GridION uses unique pores made of the protein α-hemolysin from the bacteria Staphylococcal to sequence DNA by threading DNA through the pores. These pores are embedded in a lipid bilayer. Many of these pore-complexes can then be used in an array of microwells. (34)

The MinION USB DNA sequencer utilizing the GridION technology will mark a major milestone in DNA sequencing technology, becoming one of the first DNA sequencers to sequence DNA for a retail price under $1000. Oxford Nanopore claims it will be able to sequence an entire genome in 15 minutes in one continuous read. (19)

 The image to the left shows a long DNA strand being sequenced by a single nanopore.

The diagram above explain the theory behind nanopores. When each different sized molecule is placed across the nanopore,  each molecule blocks the current in a particular way, resulting in a unique current drop for each molecule which can be measured.

  1. The GridION pore is actually made of the protein α-hemolysin (that's the Greek letter alpha) from the bacteria Staphylococcal, and it is embedded in a lipid bilayer. Many pores can be embedded in an array of microwells.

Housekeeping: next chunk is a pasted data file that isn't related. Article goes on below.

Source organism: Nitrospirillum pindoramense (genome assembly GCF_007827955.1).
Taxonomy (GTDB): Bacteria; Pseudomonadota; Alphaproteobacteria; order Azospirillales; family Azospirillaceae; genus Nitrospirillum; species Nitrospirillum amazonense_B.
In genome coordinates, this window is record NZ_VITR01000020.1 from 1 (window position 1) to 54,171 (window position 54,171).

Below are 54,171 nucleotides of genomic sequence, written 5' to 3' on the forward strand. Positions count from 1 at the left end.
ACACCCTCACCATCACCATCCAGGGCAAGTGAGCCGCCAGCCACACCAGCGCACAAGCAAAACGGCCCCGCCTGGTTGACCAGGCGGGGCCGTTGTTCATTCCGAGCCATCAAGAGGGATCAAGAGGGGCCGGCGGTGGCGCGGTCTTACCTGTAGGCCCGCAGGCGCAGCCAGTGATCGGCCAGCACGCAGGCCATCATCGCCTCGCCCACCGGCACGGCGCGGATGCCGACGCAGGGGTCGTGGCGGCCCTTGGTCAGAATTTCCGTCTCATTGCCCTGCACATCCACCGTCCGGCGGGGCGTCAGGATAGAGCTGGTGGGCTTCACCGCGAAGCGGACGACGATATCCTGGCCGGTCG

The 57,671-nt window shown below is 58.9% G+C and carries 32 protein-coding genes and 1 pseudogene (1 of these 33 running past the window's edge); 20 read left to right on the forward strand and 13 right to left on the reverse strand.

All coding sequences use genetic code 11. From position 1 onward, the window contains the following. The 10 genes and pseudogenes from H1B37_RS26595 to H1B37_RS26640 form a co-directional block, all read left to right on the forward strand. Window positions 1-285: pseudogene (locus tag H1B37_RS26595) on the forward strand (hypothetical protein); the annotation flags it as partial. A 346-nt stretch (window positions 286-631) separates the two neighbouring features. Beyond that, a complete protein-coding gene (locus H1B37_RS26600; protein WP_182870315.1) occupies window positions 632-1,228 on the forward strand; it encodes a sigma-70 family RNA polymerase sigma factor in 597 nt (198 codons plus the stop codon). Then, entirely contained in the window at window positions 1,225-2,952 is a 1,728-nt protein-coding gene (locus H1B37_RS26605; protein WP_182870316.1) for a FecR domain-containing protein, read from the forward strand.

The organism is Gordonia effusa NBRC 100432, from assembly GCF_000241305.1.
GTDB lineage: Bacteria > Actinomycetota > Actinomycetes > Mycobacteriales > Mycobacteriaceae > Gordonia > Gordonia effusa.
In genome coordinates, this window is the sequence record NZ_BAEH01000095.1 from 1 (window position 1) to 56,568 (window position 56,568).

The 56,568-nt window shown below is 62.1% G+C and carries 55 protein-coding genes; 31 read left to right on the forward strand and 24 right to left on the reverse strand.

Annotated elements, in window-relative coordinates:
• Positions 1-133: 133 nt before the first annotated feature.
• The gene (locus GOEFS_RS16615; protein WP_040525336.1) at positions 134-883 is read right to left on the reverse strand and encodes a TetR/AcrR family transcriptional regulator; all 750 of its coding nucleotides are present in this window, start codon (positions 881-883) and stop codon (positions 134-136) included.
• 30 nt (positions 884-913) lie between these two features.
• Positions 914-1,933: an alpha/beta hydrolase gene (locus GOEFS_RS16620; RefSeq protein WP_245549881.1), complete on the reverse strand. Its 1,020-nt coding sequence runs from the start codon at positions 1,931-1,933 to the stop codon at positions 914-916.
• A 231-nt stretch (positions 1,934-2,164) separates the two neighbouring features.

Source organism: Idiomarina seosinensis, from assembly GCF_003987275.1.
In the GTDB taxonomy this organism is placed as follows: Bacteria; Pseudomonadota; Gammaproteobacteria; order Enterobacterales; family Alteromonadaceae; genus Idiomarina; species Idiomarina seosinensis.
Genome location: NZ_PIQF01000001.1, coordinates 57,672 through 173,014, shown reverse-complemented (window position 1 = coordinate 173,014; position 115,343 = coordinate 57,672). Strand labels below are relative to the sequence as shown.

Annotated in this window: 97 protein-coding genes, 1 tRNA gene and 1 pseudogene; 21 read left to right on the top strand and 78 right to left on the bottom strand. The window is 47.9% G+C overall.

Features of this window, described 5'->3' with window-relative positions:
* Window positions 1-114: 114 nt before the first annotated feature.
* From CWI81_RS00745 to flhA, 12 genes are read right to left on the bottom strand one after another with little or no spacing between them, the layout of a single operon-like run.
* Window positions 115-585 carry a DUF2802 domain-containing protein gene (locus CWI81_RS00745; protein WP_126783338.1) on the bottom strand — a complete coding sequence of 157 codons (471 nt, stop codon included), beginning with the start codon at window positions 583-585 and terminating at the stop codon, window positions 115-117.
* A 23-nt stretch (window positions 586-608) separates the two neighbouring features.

2. An ionic current is set to flow across the pore by causing a voltage difference across the membrane.
  3. Then, DNA is threaded across the nanopore at a rate of about one nucleotide per millisecond.
  4. As each nucleotide crosses the nanopore, each nucleotide partially obstructs the current, causing a measurable drop in the current, and each nucleotide causes a different current drop. If you don't understand this, think of the current as water flowing across the nanopore, and the nucleotides as four different-sized rocks. When a rock is placed near the nanopore, it will block part of the water flowing and cause the amount of water entering to drop. Since each rock is a different size, each rock will cause the water flow to drop by a different amount. (34)

Since these protein nanopores can be unstable and hard to use, new solid-state, or artificial, nanopores are being developed by Oxford Nanopore. In collaboration with several labs from Harvard University, researchers are developing new nanopores made from graphene, a one-atom layer of carbon which forms the thinnest known membrane. (37)

The picture shows what a graphene nanopore will look like.

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